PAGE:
But the question at issue with Trump is in fact exactly the same as it is with Romney. Can Donald Trump — should Donald Trump — be nominated for President of the United States? By Republicans and conservatives? As his previous videotaped thoughts on “worst presidents” surface — Bush yesterday…or is it Carter…no, wait, its Obama — well, his prospective opponents are surely licking their chops. More to the point….both Trump and Romney (and others) can give conservatives uncomfortable flashbacks to GOP presidents gone by.
Which brings us back to the political version of that provocative, immortalized-on-film question of Bacall’s to Bogart: does Donald Trump know how to whistle….to conservatives?
As mentioned, he’s not alone in seeming not to understand how to do this.
Since conservatism came into its own in modern times as a fully articulated political and governing philosophy, fleshed out over the centuries from Burke to Lincoln to Buckley, Goldwater and Reagan, the Republican Party has found itself in the hands of presidents and presidential nominees (and senators, governors, mayors and more) who were, politely put, clueless on the importance of all this. These were good people (think Ford or Dole), outright heroes in some cases (think Bush 41, Dole and McCain). But at times — and President Bush 43 is certainly in this mix — they were either philosophically unanchored or just had the old statist addiction for growing government (No Child left Behind, Medicare prescription drugs) — and hence adding to that statist-induced $14.2 trillion deficit of today.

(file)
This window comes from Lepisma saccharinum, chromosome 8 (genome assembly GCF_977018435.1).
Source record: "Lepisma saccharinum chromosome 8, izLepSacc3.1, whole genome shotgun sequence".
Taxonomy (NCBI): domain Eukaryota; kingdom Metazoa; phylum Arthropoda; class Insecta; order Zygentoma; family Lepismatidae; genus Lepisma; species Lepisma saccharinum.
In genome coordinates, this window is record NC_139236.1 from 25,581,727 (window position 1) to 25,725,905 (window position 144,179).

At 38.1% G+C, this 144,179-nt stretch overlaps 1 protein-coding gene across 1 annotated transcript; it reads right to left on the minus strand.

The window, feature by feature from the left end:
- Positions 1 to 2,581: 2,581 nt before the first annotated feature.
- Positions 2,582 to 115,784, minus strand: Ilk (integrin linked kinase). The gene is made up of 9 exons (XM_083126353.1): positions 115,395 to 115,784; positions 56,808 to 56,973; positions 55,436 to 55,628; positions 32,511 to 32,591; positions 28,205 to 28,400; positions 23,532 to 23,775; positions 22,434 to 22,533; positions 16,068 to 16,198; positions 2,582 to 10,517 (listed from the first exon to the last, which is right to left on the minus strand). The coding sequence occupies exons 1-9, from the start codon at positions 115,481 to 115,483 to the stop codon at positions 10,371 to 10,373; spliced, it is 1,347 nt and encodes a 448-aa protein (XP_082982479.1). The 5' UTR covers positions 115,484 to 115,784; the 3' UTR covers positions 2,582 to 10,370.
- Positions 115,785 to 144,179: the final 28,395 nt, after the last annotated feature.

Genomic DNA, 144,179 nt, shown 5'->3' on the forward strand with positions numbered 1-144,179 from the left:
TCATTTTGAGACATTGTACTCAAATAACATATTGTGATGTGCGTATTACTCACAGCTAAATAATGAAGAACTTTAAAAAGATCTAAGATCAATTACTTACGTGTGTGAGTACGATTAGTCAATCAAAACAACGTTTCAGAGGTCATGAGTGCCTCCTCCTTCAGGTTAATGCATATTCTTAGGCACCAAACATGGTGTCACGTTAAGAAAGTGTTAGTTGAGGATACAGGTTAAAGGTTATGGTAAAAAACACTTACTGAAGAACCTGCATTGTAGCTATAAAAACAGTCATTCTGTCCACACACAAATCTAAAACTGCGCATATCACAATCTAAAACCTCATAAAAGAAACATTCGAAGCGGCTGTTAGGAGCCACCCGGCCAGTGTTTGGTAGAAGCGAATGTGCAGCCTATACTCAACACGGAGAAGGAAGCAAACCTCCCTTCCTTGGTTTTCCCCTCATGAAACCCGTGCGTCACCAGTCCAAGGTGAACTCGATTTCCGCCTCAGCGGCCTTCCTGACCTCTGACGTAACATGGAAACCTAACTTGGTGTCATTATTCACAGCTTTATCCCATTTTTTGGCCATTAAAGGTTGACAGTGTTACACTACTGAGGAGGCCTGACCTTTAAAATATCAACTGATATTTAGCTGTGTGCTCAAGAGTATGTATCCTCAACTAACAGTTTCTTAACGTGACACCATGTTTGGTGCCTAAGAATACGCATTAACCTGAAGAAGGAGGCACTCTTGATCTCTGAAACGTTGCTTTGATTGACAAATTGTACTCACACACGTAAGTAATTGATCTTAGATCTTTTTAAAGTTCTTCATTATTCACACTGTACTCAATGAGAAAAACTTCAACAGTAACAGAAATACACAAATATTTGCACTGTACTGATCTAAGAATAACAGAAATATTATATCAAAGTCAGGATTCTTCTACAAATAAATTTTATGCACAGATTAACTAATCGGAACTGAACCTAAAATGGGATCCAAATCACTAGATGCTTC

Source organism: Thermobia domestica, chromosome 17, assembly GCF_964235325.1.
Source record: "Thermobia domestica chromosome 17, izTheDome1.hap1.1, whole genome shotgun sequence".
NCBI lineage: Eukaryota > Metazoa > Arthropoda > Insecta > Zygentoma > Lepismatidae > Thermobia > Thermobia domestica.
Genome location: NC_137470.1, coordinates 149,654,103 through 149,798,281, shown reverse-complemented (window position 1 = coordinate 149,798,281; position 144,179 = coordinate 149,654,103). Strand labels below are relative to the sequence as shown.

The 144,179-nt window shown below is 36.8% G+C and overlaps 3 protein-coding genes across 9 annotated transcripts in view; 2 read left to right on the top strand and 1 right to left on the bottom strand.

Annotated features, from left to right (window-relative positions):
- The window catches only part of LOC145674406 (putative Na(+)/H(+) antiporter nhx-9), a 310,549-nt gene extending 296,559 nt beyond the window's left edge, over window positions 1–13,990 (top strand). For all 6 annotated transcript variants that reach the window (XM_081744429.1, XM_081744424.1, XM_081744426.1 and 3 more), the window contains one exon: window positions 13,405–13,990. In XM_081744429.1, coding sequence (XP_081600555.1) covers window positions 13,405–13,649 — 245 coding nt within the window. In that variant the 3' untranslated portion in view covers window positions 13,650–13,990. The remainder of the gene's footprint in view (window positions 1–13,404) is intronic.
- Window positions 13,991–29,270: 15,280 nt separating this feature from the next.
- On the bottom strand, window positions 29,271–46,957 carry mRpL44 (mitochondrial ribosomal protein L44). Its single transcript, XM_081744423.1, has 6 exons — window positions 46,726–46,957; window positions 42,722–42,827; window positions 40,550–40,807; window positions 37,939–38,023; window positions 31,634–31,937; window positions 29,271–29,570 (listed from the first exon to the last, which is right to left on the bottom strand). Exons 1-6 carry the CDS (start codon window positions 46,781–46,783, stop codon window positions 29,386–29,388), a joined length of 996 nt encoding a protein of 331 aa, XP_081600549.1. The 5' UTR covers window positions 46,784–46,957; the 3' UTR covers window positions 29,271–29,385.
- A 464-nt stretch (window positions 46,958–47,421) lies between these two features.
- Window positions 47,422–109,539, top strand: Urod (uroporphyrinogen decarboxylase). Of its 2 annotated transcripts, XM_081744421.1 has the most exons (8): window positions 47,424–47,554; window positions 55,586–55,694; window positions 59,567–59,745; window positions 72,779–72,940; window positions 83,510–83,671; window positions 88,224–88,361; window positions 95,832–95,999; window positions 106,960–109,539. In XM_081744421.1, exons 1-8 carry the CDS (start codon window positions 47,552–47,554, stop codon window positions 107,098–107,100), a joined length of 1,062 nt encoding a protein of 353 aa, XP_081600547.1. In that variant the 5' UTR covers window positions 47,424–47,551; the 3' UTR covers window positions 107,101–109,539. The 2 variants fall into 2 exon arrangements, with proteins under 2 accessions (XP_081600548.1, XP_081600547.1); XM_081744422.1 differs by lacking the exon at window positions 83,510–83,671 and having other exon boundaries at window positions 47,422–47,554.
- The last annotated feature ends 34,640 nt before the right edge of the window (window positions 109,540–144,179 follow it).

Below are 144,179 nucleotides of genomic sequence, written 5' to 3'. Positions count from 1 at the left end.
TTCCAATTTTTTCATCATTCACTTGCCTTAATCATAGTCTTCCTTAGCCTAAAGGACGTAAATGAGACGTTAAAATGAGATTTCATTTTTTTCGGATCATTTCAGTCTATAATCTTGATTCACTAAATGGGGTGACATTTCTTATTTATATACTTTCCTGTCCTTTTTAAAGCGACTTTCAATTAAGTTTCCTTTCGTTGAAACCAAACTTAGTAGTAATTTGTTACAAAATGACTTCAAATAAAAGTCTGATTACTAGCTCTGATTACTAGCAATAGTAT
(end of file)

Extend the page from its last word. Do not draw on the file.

At this point in history, America cannot afford to have the 2012 election be about Barack Obama and the Republican nominee/prospective nominee of the moment whether it’s Donald Trump or anybody else. This election is — must be — a verdict on the ideas and performance of the American Left. And a triumph for the vital necessity of a conservative government. And it is the Left that has failed miserably here — Barack Obama being but the latest carrier and implementer of the deal.